Introducing Sunday Reading...

I probably hear Corinthians 13:4 at least once a month starting in May or June with the first wedding of the year and by October I can pretty much recite the reading from memory. But there's a reason why it's so often chosen for weddings - it's simply great advice:

Love is patient, love is kind. It does not envy, it does not boast, it is not proud. It is not rude, it is not self-seeking, it is not easily angered, it keeps no record of wrongs. Love does not delight in evil but rejoices with the truth. It always protects, always hopes, always perseveres. Love never fails. 1 Corinthians 13:4

And so I'd like to introduce a new blog topic, each Sunday I'll share with you some of my favorite readings, poems and other essays that I've either heard at a wedding or that just inspire me.

For the inaugural entry we have The Station by Robert J. Hastings. A great friend (hello Kate - when are we next meeting for drinks?) shared this with me a few weeks ago. Who hasn't done the whole "when I start a new job...when I lose 10lbs...when...when", and this is all about living in the moment:

The Station by Robert J. Hastings
Tucked away in our subconscious is an idyllic vision. We see ourselves on a long trip that spans the continent. We are traveling by train. Out the window we drink in the passing scene of cars on nearby highways, of children waving at a crossing, of cattle grazing on a distant hillside, of smoke pouring from a power plant, of row upon row of corn and wheat, of flatlands and valleys, of mountains and rolling hillsides, or city skylines and village halls.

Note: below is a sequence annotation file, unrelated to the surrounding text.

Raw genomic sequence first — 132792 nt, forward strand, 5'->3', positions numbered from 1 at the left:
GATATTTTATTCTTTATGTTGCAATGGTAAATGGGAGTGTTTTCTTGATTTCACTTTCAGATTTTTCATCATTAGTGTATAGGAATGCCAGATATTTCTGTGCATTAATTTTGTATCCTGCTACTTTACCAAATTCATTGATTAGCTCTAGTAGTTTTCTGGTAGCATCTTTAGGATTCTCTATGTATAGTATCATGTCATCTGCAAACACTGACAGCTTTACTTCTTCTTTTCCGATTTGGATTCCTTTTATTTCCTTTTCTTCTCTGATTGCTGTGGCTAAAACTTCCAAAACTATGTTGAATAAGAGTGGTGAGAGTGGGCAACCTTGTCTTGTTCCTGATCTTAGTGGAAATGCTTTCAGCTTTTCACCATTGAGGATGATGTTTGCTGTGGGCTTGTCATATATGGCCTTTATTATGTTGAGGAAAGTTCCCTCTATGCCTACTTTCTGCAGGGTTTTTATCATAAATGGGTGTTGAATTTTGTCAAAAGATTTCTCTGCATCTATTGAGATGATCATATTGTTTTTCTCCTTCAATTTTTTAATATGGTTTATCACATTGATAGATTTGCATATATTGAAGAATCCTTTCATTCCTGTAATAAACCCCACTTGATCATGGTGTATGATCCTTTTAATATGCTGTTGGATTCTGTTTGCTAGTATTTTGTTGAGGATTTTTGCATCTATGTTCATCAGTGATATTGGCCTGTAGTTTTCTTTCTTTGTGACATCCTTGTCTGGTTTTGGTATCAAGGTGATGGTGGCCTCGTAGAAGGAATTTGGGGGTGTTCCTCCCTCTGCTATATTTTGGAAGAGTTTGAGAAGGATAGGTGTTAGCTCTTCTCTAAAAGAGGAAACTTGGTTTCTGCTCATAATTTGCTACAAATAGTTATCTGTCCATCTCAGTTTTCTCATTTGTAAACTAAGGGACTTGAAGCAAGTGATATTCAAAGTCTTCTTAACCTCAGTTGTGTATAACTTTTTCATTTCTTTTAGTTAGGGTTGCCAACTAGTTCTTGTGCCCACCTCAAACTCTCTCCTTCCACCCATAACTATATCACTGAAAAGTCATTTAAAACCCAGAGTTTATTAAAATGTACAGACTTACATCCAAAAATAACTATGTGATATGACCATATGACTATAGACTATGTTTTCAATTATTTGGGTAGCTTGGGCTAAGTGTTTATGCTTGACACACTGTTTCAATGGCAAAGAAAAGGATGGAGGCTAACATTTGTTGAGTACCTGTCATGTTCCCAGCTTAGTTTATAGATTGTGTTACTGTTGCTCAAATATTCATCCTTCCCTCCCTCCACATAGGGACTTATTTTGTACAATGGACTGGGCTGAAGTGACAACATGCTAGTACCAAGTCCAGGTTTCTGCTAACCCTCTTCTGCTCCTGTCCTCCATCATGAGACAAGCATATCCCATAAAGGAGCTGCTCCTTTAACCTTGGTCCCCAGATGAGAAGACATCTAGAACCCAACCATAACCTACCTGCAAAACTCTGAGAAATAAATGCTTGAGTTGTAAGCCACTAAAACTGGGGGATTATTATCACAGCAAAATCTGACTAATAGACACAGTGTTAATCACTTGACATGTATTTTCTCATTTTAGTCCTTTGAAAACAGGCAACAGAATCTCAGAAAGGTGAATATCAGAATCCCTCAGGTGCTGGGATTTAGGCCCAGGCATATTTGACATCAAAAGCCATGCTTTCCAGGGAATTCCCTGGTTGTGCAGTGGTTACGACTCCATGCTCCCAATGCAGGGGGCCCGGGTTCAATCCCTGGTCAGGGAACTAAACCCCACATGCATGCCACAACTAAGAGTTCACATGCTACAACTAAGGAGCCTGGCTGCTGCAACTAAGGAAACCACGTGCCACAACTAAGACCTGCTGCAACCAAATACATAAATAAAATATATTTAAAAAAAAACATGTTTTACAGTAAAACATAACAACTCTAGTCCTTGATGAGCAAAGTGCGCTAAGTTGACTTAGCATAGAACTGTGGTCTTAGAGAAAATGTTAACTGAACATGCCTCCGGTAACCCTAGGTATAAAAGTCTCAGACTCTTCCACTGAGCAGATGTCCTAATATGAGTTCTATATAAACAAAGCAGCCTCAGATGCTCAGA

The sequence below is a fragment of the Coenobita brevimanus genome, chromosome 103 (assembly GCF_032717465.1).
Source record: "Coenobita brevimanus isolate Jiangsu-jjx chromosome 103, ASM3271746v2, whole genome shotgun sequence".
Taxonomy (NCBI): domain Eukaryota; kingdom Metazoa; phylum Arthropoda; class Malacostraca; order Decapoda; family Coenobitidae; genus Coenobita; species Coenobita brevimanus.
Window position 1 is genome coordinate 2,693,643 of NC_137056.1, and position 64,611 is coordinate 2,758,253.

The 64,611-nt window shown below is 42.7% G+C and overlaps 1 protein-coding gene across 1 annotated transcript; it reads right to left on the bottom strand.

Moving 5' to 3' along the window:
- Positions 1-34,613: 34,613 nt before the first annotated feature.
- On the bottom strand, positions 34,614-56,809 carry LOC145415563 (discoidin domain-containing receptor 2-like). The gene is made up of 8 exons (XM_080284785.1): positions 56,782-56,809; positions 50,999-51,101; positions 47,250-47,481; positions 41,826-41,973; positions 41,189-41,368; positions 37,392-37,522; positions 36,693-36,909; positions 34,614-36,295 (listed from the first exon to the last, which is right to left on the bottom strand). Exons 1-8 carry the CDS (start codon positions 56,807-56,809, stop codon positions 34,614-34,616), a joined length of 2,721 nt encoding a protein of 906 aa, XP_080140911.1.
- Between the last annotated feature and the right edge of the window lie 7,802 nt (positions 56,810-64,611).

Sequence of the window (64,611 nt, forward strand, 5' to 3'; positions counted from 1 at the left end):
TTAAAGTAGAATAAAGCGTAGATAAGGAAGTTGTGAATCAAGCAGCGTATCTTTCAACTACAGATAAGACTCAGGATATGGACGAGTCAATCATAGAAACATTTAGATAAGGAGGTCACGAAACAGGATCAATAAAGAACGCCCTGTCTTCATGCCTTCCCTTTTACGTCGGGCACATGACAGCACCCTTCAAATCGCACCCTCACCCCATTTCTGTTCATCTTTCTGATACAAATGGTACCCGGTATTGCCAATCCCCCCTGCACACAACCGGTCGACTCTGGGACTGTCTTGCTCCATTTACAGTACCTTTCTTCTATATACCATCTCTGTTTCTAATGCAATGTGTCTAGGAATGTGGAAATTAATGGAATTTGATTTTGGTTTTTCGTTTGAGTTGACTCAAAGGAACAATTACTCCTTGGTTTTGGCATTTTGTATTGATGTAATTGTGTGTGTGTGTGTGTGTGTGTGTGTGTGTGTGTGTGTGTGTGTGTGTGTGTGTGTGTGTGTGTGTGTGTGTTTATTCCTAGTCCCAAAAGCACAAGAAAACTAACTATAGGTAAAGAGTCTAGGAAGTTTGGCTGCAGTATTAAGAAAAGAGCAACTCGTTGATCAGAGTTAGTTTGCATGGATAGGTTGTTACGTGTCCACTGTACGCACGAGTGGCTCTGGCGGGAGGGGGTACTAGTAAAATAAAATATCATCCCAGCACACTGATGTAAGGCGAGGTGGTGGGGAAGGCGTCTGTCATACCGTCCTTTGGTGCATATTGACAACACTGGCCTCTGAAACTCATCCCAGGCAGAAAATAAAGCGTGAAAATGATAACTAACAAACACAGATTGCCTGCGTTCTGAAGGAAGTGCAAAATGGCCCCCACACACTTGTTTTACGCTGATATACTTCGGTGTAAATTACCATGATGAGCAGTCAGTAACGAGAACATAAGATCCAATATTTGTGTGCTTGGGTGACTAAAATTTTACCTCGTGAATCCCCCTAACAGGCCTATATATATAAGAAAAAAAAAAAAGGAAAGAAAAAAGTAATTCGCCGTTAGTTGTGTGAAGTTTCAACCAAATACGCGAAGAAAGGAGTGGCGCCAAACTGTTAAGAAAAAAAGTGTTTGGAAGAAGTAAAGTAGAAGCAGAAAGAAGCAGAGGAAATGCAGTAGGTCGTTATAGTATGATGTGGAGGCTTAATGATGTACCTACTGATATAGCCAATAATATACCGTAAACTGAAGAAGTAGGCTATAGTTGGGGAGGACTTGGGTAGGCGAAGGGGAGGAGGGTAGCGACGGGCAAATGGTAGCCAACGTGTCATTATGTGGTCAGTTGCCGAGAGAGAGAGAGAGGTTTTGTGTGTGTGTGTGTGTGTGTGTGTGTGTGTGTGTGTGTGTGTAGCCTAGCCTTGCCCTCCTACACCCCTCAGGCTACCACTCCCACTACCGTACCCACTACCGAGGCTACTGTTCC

But uppermost in our minds is the final destination. On a certain day at a certain hour we will pull into the station. Banks will be playing and flags waving. Once we get there so many wonderful dreams will come true and the pieces of our lives will fit together like a completed jigsaw puzzle. How restlessly we pace the aisles, damning the minutes for loitering – waiting, waiting, waiting for the station.

“When we reach the station, that will be it!”, we cry. “When I’m 18.” “When I buy a new SL Mercedes Benz!” “When I put the last kid through college.” “When I have paid off the mortgage!” “When I get a promotion.” “When I reach the age of retirement, I shall live happily ever after!”

Sooner or later, we must realize there is no station, no one place to arrive at once and for all. The true joy of life is the trip. The station is only a dream. It constantly outdistances us.

“Relish in the moment” is a good motto especially when coupled with Psalm 118:24: “This is the day which the Lord hath made; we will rejoice and be glad in it.” It isn’t the burdens of today that drive men mad. It is the regrets over yesterday and the fear of tomorrow. Regret and fear are twin thieves who rob us of today.

So stop pacing the aisles and counting the miles. Instead, climb more mountains, eat more ice cream, go barefoot more often, swim more rivers, watch more sunsets, laugh more, cry less. Life must be lived as we go along. The station will come soon enough.

And because every post is always better with a picture and with the "go barefoot more often" sentiment in mind, here's one from last Monday in Costa Rica (tune back in tomorrow for more on that - go on - you know you want to - what's better than looking at someone else's vacation pictures):

And if you have a favorite poem or reading, I'd love to hear about it...

1 comment

  1. Too many to mention--and this one is a bit too long to post--but I *love* "Hyla Brook" by Robert Frost.